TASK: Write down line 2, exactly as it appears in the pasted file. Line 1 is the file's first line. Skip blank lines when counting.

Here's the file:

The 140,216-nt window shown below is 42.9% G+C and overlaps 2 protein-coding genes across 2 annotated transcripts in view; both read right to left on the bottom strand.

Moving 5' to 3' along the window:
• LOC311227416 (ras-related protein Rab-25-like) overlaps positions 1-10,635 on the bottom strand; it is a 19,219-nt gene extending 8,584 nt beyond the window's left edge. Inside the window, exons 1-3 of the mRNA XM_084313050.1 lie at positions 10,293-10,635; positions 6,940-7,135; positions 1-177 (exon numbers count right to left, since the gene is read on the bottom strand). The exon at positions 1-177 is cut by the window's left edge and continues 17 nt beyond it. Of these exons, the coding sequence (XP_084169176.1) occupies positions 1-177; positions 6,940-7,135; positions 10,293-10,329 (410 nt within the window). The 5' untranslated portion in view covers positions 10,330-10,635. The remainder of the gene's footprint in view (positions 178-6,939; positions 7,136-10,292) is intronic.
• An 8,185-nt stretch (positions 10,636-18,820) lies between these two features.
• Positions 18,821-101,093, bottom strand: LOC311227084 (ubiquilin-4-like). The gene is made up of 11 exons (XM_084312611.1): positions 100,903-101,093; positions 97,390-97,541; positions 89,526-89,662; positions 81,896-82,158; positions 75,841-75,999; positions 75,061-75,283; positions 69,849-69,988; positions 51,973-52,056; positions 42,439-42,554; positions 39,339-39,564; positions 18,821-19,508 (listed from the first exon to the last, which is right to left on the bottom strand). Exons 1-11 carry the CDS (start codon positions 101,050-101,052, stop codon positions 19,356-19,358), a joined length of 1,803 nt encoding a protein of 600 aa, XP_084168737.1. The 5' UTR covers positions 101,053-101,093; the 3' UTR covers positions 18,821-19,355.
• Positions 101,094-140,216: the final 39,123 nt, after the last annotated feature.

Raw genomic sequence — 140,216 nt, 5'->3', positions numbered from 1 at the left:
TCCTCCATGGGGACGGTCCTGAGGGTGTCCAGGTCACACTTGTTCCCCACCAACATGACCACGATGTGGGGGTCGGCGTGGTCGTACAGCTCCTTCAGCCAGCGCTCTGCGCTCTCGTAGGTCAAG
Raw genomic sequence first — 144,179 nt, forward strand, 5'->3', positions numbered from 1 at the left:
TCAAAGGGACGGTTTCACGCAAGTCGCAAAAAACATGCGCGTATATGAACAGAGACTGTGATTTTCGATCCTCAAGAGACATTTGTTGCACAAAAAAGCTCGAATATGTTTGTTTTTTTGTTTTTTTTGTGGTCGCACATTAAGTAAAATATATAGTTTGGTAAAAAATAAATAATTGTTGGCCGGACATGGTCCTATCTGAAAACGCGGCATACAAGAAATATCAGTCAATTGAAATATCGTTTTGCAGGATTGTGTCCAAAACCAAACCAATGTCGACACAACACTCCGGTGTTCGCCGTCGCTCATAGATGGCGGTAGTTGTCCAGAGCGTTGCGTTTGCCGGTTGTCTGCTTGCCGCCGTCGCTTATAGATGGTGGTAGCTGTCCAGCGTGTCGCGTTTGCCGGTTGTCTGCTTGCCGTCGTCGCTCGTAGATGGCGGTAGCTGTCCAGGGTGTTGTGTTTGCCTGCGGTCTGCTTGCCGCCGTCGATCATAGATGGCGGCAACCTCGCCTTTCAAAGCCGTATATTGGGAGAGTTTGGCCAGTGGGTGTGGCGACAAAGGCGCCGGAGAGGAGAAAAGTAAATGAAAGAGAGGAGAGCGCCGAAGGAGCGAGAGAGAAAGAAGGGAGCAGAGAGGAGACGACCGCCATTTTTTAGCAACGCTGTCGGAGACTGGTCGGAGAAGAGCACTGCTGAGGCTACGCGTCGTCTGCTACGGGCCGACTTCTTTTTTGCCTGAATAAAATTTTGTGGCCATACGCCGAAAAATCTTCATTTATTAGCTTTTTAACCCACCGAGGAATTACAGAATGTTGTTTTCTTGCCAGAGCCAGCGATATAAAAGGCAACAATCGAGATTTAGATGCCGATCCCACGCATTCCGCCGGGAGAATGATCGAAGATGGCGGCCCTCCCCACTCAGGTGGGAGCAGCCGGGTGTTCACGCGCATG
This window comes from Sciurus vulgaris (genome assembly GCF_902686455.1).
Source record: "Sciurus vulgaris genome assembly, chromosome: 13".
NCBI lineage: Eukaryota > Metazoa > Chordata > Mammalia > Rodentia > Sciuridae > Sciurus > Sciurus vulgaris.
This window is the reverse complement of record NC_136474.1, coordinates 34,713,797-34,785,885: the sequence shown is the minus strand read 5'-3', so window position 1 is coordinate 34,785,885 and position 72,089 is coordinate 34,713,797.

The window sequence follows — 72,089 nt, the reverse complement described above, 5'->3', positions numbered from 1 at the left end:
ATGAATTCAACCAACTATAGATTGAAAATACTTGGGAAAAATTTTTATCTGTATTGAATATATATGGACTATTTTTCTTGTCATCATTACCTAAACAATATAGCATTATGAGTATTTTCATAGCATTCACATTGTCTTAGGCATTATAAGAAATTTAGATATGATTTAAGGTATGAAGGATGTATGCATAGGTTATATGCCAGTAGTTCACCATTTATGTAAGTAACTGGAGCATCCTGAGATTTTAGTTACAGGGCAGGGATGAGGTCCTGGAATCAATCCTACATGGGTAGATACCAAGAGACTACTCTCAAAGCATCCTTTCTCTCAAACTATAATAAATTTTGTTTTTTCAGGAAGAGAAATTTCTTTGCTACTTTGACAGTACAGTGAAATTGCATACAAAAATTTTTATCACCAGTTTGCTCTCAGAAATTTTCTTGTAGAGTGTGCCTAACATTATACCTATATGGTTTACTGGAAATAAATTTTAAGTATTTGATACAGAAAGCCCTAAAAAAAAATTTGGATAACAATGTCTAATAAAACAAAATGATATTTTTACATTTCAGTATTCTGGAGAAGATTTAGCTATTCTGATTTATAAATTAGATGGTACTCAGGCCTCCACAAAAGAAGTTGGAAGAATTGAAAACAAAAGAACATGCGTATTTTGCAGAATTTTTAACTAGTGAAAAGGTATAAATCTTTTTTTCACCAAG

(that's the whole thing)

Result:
Moving 5' to 3' along the window: